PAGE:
Good morning and thanks for joining.
We identified the stagflation risk early in the year. The deterioration is continuing. This brings three risks: a global recession in 2023; a multi-year period of slow growth; and widespread asset repricing as higher interest rates are applied, and hedges run out. Many of the impacts will be delayed even into 2024 and 2025 including debt restructurings.
Interest rates were very low for a long period allowing a huge use of capital by fully-funded governments and business sectors. This misallocation of global capital undercuts growth and productivity and will take time to repair. For now, many previously announced spending and construction plans are still being executed – so the full impact of higher interest rates and energy prices will hit new investment after a delay. This has consequences for financial distress spanning governments, housing, businesses, and pensions.
Energy prices are a major factor, with shortages of fertilizer and food hitting people in the poorest countries particularly hard. Under current policies, energy supply increases may take years, prolonging the stagflation risk. The negative impact depends heavily on energy production and storage decisions, especially by the biggest economies; and on the continuation of Russia’s war in Ukraine.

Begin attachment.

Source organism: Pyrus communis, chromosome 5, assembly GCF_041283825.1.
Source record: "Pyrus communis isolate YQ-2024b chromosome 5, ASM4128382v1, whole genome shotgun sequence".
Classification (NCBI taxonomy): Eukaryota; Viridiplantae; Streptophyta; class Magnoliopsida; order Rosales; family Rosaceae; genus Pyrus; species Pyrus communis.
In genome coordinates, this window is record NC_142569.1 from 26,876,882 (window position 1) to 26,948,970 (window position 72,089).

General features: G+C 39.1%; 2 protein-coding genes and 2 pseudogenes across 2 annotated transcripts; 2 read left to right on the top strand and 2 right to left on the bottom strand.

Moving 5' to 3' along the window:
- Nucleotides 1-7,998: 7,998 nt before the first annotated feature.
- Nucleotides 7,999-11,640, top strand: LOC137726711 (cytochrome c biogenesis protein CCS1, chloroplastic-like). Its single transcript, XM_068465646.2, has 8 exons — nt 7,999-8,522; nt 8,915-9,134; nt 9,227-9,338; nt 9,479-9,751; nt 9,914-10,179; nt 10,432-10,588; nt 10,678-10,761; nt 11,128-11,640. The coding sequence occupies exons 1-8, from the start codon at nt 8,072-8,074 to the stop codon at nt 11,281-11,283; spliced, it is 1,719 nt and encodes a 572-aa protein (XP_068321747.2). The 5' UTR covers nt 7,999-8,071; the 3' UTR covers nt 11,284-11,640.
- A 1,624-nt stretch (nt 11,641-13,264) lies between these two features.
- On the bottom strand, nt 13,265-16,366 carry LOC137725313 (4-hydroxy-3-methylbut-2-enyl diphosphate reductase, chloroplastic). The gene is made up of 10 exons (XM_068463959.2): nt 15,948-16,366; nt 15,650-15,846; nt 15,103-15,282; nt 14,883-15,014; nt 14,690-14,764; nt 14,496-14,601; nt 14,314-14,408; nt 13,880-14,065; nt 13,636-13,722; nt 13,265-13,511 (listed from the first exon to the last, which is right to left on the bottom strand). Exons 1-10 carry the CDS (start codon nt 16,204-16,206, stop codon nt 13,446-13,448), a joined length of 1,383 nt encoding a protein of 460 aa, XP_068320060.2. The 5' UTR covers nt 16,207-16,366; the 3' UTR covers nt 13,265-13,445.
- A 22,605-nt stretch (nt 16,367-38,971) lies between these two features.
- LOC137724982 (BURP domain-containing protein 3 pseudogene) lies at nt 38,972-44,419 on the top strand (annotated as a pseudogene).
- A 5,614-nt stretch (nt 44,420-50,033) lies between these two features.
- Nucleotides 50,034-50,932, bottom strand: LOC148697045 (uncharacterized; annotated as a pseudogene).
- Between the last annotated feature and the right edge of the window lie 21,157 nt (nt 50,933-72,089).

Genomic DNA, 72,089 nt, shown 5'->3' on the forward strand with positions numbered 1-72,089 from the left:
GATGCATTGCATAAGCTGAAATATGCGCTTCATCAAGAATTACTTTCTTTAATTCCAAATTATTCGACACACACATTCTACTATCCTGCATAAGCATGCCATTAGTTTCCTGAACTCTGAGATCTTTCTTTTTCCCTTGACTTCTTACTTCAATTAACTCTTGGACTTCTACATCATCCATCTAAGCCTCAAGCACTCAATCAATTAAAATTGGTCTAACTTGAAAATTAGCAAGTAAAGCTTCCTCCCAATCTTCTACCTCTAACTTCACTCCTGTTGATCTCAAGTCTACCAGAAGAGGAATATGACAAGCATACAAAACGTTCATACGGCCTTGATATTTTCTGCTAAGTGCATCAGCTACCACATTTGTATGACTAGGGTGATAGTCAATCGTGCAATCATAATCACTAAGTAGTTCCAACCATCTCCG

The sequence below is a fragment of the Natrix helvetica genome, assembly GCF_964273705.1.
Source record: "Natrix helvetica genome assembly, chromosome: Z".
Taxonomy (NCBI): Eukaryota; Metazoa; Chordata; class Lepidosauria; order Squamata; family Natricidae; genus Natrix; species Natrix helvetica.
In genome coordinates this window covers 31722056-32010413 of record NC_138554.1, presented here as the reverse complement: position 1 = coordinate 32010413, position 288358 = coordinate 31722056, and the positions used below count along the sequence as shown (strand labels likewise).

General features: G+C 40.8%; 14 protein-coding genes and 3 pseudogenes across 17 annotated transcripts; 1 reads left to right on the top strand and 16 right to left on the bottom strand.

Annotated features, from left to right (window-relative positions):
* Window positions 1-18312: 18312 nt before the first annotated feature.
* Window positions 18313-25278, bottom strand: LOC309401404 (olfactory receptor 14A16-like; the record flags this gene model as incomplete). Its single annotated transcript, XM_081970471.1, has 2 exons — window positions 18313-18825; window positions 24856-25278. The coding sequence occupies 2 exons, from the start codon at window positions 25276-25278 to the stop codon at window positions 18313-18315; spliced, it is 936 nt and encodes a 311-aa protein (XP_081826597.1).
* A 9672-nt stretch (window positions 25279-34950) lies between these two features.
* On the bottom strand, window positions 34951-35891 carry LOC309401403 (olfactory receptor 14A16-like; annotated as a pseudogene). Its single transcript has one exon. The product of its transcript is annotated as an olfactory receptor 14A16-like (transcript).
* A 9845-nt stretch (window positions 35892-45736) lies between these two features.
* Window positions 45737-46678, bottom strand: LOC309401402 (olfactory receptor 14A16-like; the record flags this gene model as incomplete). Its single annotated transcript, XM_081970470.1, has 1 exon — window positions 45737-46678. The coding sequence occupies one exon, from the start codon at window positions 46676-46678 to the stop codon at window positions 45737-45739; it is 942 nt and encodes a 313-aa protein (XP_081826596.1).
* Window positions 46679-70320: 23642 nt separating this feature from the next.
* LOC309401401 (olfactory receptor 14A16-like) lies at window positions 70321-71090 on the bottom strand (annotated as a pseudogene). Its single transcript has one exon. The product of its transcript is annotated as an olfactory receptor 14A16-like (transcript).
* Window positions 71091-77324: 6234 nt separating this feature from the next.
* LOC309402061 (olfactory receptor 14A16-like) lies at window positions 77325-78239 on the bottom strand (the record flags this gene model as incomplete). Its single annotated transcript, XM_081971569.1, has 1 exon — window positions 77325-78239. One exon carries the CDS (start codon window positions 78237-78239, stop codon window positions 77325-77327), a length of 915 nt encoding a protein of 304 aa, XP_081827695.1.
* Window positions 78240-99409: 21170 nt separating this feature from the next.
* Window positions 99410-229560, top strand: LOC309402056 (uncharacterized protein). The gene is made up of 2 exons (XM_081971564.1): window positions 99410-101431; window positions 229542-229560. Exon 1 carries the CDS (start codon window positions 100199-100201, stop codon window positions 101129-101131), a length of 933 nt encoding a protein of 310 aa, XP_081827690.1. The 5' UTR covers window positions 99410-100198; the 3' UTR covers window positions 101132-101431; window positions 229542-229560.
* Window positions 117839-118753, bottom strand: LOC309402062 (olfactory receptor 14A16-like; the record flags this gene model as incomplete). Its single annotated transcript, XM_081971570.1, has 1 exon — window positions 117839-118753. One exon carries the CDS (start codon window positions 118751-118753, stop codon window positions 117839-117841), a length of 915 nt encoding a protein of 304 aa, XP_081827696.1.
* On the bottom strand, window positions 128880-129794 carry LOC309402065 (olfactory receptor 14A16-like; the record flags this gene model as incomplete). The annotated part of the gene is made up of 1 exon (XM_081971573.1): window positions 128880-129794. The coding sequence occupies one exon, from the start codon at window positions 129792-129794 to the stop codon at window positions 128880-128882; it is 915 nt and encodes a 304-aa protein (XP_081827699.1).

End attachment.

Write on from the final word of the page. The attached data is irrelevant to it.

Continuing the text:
The combination of extremely high government debt levels and rising interest rates will cause heavy absorption of global capital by advanced governments for a prolonged period. Since capital markets are forward looking, the negative impact of this drain on global capital depends on debt limits, meaning the size of prospective government spending and the decision-making process behind it.
For developing countries, this is a grim outlook, both in the near term and the medium term. I call it a crisis facing development. Access to electricity, fertilizer, food and capital is likely to remain limited for a prolonged period. Under-investment in businesses are blocking future growth. These problems compound the already-devastating reversals in education, health, poverty, and infrastructure and the increasing demands from climate change. Currency depreciation is making inflation, debt and impoverishment worse.
The World Bank’s latest debt statistics report released today makes it clear that a debt crisis in the world’s poorest countries is intensifying.
The total external debt of low- and middle-income countries doubled over the last decade, reaching $9 trillion at the end of 2021. For the IDA-eligible countries, the poorest, debt reached $1 trillion, nearly tripling since 2010. Their debt service payments on external public and publicly guaranteed debt are expected to surge 35 percent in 2022, to $62B up from $46 billion in 2021. This will exhaust scarce fiscal resources needed for electricity, water, nutrition, health, education, and climate action. Over 40 IDA-eligible low-income countries are at high risk of debt distress or already in it. Debt crises are also spreading to middle-income countries.
The composition of debt has changed dramatically too, making much-needed debt restructurings harder.